I’ve written before about having difficult conversations, and when working with a team it’s often just a matter of time before we all face a choice between ignoring a people-problem or dealing with it.
So I was pleased the other day when I came across a useful list of tips for approaching difficult conversations. They are by the author of a book on the subject, and in (very, very brief) summary they are:
- Invite, don’t insist – have the conversation when it’s okay for them, not just when it’s okay for you.
- Pace yourself.
- Listen to understand.
- Be curious, not opinionated.
- Give unwelcome news gradually.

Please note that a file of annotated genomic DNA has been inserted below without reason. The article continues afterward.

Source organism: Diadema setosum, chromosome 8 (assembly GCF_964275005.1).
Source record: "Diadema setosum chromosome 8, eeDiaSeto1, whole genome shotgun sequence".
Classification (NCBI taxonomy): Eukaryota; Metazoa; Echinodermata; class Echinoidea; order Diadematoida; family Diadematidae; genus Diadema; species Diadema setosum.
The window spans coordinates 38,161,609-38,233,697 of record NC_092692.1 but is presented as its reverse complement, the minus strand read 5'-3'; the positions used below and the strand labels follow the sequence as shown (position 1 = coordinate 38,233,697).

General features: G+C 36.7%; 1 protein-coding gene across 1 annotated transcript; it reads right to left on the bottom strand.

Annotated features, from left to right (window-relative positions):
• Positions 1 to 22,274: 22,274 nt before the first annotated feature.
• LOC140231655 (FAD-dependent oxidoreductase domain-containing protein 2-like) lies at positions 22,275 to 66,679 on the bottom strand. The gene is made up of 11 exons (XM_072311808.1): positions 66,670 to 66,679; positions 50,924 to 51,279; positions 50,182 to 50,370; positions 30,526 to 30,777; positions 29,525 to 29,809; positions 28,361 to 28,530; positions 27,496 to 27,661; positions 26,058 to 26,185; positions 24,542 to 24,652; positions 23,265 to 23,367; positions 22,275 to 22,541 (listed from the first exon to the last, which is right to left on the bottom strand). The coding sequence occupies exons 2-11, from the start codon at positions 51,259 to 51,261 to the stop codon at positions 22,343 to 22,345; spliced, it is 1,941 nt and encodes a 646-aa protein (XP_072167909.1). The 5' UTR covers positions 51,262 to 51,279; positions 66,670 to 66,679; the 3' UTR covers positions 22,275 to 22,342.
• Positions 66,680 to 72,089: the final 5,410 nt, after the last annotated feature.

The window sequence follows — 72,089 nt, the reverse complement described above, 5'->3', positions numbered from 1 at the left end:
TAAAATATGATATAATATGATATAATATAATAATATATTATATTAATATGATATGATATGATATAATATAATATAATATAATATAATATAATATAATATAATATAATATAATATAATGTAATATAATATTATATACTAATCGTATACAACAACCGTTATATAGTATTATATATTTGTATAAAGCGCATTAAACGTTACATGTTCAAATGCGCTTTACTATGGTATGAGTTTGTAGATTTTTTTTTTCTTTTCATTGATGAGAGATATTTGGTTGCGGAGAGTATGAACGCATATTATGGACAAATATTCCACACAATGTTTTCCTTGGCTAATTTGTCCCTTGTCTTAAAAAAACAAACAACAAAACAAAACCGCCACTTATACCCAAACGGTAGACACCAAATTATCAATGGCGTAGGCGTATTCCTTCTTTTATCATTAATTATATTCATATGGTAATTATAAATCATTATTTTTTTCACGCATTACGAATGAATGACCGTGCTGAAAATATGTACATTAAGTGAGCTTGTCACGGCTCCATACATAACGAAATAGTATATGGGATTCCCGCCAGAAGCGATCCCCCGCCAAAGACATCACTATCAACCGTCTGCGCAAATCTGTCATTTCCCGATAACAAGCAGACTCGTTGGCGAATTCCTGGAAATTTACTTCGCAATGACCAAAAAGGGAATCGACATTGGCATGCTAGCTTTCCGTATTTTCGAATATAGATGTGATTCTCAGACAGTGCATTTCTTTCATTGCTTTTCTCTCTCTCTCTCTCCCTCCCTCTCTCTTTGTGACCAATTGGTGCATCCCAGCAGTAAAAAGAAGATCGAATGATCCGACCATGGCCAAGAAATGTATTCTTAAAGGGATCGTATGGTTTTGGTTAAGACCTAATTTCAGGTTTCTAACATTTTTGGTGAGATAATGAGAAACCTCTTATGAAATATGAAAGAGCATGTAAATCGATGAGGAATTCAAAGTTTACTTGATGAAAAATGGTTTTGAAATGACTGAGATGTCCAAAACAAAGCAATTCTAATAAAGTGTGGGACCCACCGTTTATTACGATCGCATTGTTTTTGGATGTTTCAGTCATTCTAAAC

- Site with distress without trying to “make it better”.
- Don’t interrupt the silence.
- Support, don’t “fix”.
- End on a positive note.
- Look after yourself.
The list was written for domestic, not work, conversations, but I still found it valuable. One thing I always try to do is “Be curious, not opinionated”, because I’m aware it’s easy to make assumptions about a situation or motives. However, it was particularly useful to see “pace yourself” on the list, as too often I’ve found myself speaking too much, too quickly, and not giving the other person a chance to consider what they’re hearing, or give feedback.
I don’t think the items on that list all work immediately for a work context, but they do all address a topic that’s not talked about enough. In the end, however we might use those tips, the article provides valuable advice that can help us all interact with each other more constructively.